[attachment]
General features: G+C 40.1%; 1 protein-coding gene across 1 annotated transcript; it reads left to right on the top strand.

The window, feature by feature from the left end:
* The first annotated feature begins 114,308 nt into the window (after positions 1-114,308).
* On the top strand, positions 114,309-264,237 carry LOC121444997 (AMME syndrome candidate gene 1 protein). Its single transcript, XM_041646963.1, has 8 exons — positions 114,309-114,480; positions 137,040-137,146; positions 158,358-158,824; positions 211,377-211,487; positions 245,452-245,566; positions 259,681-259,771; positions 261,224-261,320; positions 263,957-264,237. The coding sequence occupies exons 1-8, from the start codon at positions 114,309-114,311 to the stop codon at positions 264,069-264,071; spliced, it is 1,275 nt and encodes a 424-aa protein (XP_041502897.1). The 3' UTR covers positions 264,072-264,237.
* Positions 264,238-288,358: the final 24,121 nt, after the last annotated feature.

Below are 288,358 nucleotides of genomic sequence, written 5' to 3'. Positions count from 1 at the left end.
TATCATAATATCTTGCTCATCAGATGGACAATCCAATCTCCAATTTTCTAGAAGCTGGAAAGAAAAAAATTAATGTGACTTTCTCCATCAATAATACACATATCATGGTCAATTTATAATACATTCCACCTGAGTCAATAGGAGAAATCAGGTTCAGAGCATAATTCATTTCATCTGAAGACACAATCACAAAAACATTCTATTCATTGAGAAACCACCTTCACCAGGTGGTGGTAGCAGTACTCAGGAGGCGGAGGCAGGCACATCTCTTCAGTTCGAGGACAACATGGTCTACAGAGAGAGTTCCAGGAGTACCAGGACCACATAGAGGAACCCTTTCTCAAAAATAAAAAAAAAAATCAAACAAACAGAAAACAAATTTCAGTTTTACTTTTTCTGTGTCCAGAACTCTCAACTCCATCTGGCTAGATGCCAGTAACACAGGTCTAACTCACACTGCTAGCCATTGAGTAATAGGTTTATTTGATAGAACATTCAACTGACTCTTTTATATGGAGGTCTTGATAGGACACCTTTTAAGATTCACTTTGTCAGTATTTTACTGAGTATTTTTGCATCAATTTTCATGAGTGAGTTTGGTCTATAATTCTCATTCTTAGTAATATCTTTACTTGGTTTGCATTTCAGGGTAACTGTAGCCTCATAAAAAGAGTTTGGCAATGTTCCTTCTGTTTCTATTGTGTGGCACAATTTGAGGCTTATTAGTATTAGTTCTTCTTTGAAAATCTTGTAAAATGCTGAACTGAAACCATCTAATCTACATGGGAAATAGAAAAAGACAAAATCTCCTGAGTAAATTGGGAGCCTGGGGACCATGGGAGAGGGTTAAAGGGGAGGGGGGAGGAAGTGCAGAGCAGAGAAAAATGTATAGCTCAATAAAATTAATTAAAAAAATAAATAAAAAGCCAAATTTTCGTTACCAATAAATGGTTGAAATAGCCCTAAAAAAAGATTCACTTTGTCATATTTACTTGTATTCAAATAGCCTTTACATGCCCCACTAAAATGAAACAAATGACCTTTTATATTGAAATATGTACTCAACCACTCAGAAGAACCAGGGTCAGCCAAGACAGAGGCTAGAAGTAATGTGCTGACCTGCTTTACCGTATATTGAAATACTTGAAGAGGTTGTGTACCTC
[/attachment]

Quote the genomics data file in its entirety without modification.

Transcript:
General features: G+C 40.1%; 1 protein-coding gene across 1 annotated transcript; it reads left to right on the top strand.

The window, feature by feature from the left end:
* The first annotated feature begins 114,308 nt into the window (after positions 1-114,308).
* On the top strand, positions 114,309-264,237 carry LOC121444997 (AMME syndrome candidate gene 1 protein). Its single transcript, XM_041646963.1, has 8 exons — positions 114,309-114,480; positions 137,040-137,146; positions 158,358-158,824; positions 211,377-211,487; positions 245,452-245,566; positions 259,681-259,771; positions 261,224-261,320; positions 263,957-264,237. The coding sequence occupies exons 1-8, from the start codon at positions 114,309-114,311 to the stop codon at positions 264,069-264,071; spliced, it is 1,275 nt and encodes a 424-aa protein (XP_041502897.1). The 3' UTR covers positions 264,072-264,237.
* Positions 264,238-288,358: the final 24,121 nt, after the last annotated feature.

Below are 288,358 nucleotides of genomic sequence, written 5' to 3'. Positions count from 1 at the left end.
TATCATAATATCTTGCTCATCAGATGGACAATCCAATCTCCAATTTTCTAGAAGCTGGAAAGAAAAAAATTAATGTGACTTTCTCCATCAATAATACACATATCATGGTCAATTTATAATACATTCCACCTGAGTCAATAGGAGAAATCAGGTTCAGAGCATAATTCATTTCATCTGAAGACACAATCACAAAAACATTCTATTCATTGAGAAACCACCTTCACCAGGTGGTGGTAGCAGTACTCAGGAGGCGGAGGCAGGCACATCTCTTCAGTTCGAGGACAACATGGTCTACAGAGAGAGTTCCAGGAGTACCAGGACCACATAGAGGAACCCTTTCTCAAAAATAAAAAAAAAAATCAAACAAACAGAAAACAAATTTCAGTTTTACTTTTTCTGTGTCCAGAACTCTCAACTCCATCTGGCTAGATGCCAGTAACACAGGTCTAACTCACACTGCTAGCCATTGAGTAATAGGTTTATTTGATAGAACATTCAACTGACTCTTTTATATGGAGGTCTTGATAGGACACCTTTTAAGATTCACTTTGTCAGTATTTTACTGAGTATTTTTGCATCAATTTTCATGAGTGAGTTTGGTCTATAATTCTCATTCTTAGTAATATCTTTACTTGGTTTGCATTTCAGGGTAACTGTAGCCTCATAAAAAGAGTTTGGCAATGTTCCTTCTGTTTCTATTGTGTGGCACAATTTGAGGCTTATTAGTATTAGTTCTTCTTTGAAAATCTTGTAAAATGCTGAACTGAAACCATCTAATCTACATGGGAAATAGAAAAAGACAAAATCTCCTGAGTAAATTGGGAGCCTGGGGACCATGGGAGAGGGTTAAAGGGGAGGGGGGAGGAAGTGCAGAGCAGAGAAAAATGTATAGCTCAATAAAATTAATTAAAAAAATAAATAAAAAGCCAAATTTTCGTTACCAATAAATGGTTGAAATAGCCCTAAAAAAAGATTCACTTTGTCATATTTACTTGTATTCAAATAGCCTTTACATGCCCCACTAAAATGAAACAAATGACCTTTTATATTGAAATATGTACTCAACCACTCAGAAGAACCAGGGTCAGCCAAGACAGAGGCTAGAAGTAATGTGCTGACCTGCTTTACCGTATATTGAAATACTTGAAGAGGTTGTGTACCTC